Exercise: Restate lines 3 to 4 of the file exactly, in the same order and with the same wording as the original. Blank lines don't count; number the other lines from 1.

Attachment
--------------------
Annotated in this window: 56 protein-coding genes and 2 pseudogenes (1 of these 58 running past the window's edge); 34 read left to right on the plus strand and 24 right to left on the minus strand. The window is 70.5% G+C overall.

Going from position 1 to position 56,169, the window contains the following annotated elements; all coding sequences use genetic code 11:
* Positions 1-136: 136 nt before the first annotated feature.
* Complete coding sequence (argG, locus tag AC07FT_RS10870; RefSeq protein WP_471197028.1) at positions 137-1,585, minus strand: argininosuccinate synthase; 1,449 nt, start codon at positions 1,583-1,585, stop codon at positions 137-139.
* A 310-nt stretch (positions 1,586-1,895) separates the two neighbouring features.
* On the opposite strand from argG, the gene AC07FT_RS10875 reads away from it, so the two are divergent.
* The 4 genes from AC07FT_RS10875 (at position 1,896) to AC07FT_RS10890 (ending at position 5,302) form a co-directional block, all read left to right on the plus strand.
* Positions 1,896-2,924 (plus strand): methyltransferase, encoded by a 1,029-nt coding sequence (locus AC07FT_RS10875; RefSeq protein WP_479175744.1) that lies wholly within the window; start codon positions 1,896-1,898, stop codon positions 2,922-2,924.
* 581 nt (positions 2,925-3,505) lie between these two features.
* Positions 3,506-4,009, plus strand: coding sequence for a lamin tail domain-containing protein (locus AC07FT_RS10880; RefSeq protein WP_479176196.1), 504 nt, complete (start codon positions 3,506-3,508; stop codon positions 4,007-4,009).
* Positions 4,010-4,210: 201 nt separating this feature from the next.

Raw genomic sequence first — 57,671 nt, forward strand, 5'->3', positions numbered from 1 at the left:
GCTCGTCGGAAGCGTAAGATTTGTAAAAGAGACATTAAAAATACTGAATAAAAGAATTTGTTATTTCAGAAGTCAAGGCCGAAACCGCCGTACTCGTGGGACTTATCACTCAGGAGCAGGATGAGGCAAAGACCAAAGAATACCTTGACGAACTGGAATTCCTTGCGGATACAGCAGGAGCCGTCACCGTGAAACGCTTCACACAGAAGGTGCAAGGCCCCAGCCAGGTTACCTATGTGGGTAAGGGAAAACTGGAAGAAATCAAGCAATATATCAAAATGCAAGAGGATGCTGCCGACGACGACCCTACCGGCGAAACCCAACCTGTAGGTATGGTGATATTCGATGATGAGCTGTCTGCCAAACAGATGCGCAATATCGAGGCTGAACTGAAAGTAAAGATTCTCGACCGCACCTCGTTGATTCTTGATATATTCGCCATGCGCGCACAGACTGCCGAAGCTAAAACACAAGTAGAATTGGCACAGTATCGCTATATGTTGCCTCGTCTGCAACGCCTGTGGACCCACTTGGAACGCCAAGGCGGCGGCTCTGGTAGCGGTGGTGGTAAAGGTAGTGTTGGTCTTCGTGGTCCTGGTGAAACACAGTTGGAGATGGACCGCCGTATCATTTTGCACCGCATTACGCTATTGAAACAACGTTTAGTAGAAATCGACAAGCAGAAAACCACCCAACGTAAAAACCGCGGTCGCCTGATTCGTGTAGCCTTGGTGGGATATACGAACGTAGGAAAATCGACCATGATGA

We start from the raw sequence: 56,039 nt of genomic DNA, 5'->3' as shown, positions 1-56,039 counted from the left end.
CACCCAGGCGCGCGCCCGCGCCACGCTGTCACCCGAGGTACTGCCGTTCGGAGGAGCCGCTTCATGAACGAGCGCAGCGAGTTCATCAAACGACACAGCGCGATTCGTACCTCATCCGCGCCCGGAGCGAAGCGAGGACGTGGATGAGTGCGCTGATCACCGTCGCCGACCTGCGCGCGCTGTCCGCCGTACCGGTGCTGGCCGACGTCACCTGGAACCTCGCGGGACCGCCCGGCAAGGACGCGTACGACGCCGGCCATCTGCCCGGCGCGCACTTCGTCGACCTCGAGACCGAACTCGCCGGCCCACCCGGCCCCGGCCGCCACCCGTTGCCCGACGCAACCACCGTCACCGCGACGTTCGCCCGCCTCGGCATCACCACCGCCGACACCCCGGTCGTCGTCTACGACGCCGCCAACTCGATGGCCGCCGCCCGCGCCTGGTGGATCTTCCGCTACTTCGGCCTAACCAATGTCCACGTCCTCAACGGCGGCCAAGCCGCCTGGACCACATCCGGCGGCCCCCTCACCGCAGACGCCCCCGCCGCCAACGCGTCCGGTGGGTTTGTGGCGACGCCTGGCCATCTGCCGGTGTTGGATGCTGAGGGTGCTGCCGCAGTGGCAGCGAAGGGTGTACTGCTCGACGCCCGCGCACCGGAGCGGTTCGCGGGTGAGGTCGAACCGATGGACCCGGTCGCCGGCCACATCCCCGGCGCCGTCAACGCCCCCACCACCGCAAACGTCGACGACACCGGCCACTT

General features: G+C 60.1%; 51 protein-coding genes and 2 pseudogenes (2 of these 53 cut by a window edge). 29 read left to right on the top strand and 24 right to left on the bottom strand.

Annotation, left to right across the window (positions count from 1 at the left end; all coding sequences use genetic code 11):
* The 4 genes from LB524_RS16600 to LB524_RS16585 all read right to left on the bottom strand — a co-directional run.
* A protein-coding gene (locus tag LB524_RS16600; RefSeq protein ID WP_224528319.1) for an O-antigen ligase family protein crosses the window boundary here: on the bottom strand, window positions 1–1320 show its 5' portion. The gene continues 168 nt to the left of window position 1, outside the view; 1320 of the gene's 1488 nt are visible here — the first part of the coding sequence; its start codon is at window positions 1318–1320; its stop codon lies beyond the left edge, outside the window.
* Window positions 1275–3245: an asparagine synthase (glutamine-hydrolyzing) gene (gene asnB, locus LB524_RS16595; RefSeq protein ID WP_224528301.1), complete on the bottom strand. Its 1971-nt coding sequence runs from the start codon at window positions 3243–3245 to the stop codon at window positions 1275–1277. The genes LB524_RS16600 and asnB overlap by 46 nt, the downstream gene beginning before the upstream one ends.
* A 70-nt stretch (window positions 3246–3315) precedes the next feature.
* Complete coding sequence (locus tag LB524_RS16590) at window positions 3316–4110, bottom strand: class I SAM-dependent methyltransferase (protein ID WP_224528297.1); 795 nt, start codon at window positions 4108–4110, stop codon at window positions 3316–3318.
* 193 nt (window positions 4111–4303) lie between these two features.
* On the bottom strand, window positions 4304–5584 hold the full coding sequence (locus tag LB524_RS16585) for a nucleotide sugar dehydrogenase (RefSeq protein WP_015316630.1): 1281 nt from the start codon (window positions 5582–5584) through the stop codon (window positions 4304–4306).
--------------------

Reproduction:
* Positions 1-136: 136 nt before the first annotated feature.
* Complete coding sequence (argG, locus tag AC07FT_RS10870; RefSeq protein WP_471197028.1) at positions 137-1,585, minus strand: argininosuccinate synthase; 1,449 nt, start codon at positions 1,583-1,585, stop codon at positions 137-139.